Buddhist temples in Laos are known as Wat or Vat. These are a central part of a village and not only serve as a place of worship but also a centre for the community for meetings, education and festivals. Though there are many variations, they usually have the following structures:
The Ordination Hall (Sim)
The Sim is the main building of a Buddhist temple, and often the most decorated. It is usually surrounded by eight boundary stones which mark the holiest area. At least one prominent buddha image sits inside this structure, in which monks are ordained and special rituals performed.
The Assembly Hall (Sala Hong Tham)
This is usually an open-air pavilion where monks can instruct lay people in Buddhist principles. It can also be used in some ceremonies or even for village meetings. Monks often take their meals here, as well as receive offerings.
Living quarters (Kuti)
Kutis provide housing for the community of monks inside a temple. Lay people, especially women, should not enter these private living areas.
The Library (Ho Trai)
Temples often house old collections of Buddhist manuscripts written on palm leaves. These buildings protect these valuable cultural treasures from the elements and from insects.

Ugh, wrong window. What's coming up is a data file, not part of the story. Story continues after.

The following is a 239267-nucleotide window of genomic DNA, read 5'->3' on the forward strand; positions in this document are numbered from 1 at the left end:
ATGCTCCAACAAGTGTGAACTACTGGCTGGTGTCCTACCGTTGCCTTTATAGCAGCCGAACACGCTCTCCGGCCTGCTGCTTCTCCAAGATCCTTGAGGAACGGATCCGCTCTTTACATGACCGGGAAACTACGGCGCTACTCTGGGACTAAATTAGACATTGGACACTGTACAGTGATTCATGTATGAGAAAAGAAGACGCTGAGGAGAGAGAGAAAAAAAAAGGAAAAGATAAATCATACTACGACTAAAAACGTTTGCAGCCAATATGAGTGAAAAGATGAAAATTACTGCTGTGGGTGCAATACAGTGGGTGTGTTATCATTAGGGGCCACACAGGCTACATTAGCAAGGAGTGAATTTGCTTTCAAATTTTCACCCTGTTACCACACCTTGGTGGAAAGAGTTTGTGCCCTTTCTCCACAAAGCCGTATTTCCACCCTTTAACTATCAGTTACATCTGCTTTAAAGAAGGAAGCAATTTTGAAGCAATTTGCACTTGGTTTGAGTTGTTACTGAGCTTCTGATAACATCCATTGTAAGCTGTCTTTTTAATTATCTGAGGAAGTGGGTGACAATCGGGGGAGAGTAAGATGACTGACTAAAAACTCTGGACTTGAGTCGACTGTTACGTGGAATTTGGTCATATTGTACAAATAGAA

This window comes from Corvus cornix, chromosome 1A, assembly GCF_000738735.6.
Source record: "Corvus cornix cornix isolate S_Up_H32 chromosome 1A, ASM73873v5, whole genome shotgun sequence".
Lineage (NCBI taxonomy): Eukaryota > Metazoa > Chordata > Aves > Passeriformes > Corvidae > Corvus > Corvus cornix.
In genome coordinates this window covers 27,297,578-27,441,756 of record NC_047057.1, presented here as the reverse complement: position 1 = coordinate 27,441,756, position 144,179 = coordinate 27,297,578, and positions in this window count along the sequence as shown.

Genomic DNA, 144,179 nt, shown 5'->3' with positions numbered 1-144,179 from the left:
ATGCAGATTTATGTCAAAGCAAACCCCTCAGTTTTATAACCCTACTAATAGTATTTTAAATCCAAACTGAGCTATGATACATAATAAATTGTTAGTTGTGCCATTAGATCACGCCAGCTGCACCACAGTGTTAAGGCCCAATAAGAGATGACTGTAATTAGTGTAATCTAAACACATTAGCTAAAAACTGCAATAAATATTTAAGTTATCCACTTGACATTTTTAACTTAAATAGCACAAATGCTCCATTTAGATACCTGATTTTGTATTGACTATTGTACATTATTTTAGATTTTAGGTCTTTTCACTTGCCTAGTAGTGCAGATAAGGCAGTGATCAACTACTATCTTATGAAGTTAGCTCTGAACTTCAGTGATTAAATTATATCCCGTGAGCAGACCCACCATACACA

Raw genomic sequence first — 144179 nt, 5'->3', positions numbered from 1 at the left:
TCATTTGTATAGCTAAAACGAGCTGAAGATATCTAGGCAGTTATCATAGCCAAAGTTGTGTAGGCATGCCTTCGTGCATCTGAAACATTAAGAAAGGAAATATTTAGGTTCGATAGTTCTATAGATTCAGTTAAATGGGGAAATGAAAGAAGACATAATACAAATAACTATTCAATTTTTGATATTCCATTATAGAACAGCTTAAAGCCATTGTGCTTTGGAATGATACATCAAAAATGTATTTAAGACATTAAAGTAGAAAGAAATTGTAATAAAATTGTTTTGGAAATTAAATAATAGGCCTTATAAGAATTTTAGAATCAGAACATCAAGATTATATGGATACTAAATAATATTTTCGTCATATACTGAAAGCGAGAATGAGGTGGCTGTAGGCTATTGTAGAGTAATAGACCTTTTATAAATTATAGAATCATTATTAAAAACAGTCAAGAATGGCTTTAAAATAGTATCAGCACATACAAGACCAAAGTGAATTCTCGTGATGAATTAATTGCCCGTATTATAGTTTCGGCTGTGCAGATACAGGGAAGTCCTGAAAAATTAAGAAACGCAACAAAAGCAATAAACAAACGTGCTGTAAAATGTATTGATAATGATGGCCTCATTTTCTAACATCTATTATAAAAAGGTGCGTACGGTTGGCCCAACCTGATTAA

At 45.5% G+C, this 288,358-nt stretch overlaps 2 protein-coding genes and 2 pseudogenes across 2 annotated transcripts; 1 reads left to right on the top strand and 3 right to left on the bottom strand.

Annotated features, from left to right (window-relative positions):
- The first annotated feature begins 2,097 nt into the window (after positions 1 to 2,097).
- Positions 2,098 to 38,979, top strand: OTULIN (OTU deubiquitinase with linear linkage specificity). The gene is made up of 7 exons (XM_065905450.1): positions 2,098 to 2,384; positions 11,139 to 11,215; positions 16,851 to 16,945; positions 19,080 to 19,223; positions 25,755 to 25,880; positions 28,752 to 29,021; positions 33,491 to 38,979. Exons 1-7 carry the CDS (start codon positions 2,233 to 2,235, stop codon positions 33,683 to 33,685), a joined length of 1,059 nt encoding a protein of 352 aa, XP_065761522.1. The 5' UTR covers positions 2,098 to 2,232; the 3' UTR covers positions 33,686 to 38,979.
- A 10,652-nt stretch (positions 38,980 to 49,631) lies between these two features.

The Reliquary (That)
There is usually one central that near the sim which houses a relic of the Buddha. These are often four-sided with a pyramidal crown. When Buddhists celebrate on holy days, there is often candle-lit procession around this that. There are many other smaller that around the complex that hold the remains of monks and local people.
The Crematorium (Mene)
Some temples also have special areas for the cremation of bodies of local people. The remaining ashes and bones are interred in one of the that around the complex.
The Drum Tower (Ho Kong)
The drum tower houses a large drum that is used to wake the monks, and call people to worship on holy days.
Credit: Jason Rolan
A that or stupa is a dome or bell shaped structure used as a monument to store religious sacred relics of the Buddha. They are often elaborately decorated.
Unlike Wats, which can be entered, stupas are enclosed and without entrances, to protect the sacred relics contained within.